A new IU study examining effects of low-level developmental lead exposure in mice could explain why some people dependent on alcohol return to using.
The study, published in Neuropharmacology, looked at whether developmental lead exposure can increase the propensity to relapse to alcohol consumption in mice. The researchers also looked at the effects on the expression of synaptic and non-synaptic glutamate transporters—regulators of brain motivation and reinforcing circuits—in brain regions associated with drug addiction.
“Our data in mice suggests that early life, low-level lead exposure does not lead to the development of an alcohol use disorder in adults per se,” said Stephen Boehm, professor in the Department of Psychology at IUPUI. “However, it does alter brain circuits in such a way that once a dependency is developed, it makes it harder to refrain from turning back to alcohol.”
Although there have been efforts to reduce environmental exposure to lead and to prevent lead poisoning, Boehm said exposure still exists and can cause serious harm and significant health problems, even at low levels. Studies of adults with a history of childhood lead exposure have consistently demonstrated cognitive impairments associated with sustained glutamate signaling.
Boehm and his team studied whether developmental lead exposure increased motivation to consume alcohol by testing mice in an alcohol self-administration paradigm.
The study suggests that low-level lead exposure for humans during childhood and adolescence—so low that kids growing up in old industrial cities might be exposed by merely kicking up dirt during normal play—may be sufficient to enhance relapse to alcohol use in adults struggling with alcohol use disorder.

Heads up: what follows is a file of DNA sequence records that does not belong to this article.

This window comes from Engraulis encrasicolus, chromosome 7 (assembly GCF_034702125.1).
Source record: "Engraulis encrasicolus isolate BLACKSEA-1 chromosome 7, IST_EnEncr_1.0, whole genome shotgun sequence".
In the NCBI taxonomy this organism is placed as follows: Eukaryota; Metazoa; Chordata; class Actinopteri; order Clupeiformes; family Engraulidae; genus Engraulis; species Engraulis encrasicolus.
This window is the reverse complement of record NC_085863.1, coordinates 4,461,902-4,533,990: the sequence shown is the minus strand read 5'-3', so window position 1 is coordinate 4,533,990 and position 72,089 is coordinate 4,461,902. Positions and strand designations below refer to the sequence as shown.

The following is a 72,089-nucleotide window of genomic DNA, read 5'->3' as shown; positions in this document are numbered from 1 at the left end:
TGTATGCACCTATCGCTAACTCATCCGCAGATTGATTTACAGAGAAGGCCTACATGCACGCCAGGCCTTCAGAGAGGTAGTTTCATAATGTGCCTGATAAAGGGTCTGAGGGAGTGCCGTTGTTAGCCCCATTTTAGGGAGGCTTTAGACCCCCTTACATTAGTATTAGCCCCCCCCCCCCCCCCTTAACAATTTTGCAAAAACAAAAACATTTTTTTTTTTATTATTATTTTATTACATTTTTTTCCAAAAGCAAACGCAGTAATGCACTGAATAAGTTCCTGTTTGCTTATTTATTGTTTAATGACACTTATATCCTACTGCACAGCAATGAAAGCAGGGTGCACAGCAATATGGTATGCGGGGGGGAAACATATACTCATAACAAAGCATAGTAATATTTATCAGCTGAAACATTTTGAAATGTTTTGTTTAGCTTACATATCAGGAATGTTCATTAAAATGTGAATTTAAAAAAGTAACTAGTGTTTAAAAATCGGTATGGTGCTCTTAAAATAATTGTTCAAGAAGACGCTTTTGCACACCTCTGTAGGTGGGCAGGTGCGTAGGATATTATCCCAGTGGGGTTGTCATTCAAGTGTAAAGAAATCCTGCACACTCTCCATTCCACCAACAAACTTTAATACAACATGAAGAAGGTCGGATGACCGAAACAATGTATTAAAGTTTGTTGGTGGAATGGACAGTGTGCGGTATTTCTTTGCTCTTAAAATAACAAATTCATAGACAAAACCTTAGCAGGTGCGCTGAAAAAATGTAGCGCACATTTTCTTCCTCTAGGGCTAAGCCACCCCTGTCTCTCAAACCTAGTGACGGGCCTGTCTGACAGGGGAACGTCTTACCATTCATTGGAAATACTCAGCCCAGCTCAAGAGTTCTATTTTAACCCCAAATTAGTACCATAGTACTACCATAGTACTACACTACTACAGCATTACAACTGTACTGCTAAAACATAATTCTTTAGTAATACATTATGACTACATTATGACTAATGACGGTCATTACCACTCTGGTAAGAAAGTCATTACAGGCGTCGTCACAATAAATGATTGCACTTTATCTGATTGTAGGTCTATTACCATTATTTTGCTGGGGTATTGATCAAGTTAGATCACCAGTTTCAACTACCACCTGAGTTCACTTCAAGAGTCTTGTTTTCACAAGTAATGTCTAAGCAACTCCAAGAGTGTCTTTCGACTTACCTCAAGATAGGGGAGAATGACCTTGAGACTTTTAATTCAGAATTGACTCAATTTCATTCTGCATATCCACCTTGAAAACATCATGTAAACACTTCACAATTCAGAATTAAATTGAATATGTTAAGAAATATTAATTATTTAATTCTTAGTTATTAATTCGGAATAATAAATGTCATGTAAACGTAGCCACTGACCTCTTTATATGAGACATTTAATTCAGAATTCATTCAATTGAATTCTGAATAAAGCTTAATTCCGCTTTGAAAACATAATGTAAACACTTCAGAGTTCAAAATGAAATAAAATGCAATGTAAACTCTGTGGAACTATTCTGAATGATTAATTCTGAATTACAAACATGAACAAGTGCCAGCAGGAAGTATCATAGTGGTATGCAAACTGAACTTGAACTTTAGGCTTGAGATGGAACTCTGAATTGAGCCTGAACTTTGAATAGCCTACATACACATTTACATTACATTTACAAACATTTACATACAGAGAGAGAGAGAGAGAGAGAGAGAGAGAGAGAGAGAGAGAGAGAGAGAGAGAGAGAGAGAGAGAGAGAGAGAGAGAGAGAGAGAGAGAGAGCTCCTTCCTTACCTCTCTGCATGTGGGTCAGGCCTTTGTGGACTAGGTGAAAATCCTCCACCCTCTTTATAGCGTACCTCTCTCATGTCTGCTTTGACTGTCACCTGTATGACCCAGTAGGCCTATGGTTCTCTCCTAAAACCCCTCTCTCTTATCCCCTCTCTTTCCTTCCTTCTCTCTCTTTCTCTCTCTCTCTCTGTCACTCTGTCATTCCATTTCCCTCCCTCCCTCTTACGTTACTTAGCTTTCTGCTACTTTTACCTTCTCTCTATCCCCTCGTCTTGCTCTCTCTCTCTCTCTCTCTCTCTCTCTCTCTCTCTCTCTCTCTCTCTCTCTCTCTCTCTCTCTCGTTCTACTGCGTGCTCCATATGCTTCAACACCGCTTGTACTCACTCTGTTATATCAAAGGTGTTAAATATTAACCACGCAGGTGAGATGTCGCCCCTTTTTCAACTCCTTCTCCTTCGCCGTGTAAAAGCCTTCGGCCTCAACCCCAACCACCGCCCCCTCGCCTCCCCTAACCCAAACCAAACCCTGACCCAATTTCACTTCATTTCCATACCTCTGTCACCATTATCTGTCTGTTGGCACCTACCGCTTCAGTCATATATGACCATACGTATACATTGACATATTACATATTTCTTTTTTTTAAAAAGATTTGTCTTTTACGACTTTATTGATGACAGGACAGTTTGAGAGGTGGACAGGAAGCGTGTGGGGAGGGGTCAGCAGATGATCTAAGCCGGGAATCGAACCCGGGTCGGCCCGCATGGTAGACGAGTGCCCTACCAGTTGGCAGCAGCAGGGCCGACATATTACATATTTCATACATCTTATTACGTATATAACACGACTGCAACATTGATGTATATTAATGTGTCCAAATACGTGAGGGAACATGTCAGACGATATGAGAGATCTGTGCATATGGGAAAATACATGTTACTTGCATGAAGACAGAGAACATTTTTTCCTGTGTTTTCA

Their study also suggests that reduced expression of proteins responsible for taking up the neurotransmitter glutamate in dorsolateral striatum—a brain region believed to be involved in the development of compulsive drug taking—may be associated with this effect. Glutamate is a key player in the executive control of dorsolateral striatal function. So, dysfunction in glutamate signaling may well have implications for the development of compulsive drinking (characteristic of individuals with alcohol use disorder).
Boehm said future work is needed, but the current project demonstrates the need for additional policies around environmental lead exposure.
“This study not only gives us further insight into addiction and the brain, but it might also lead to a call for changes in policies around lead exposure that could help keep our children safe.”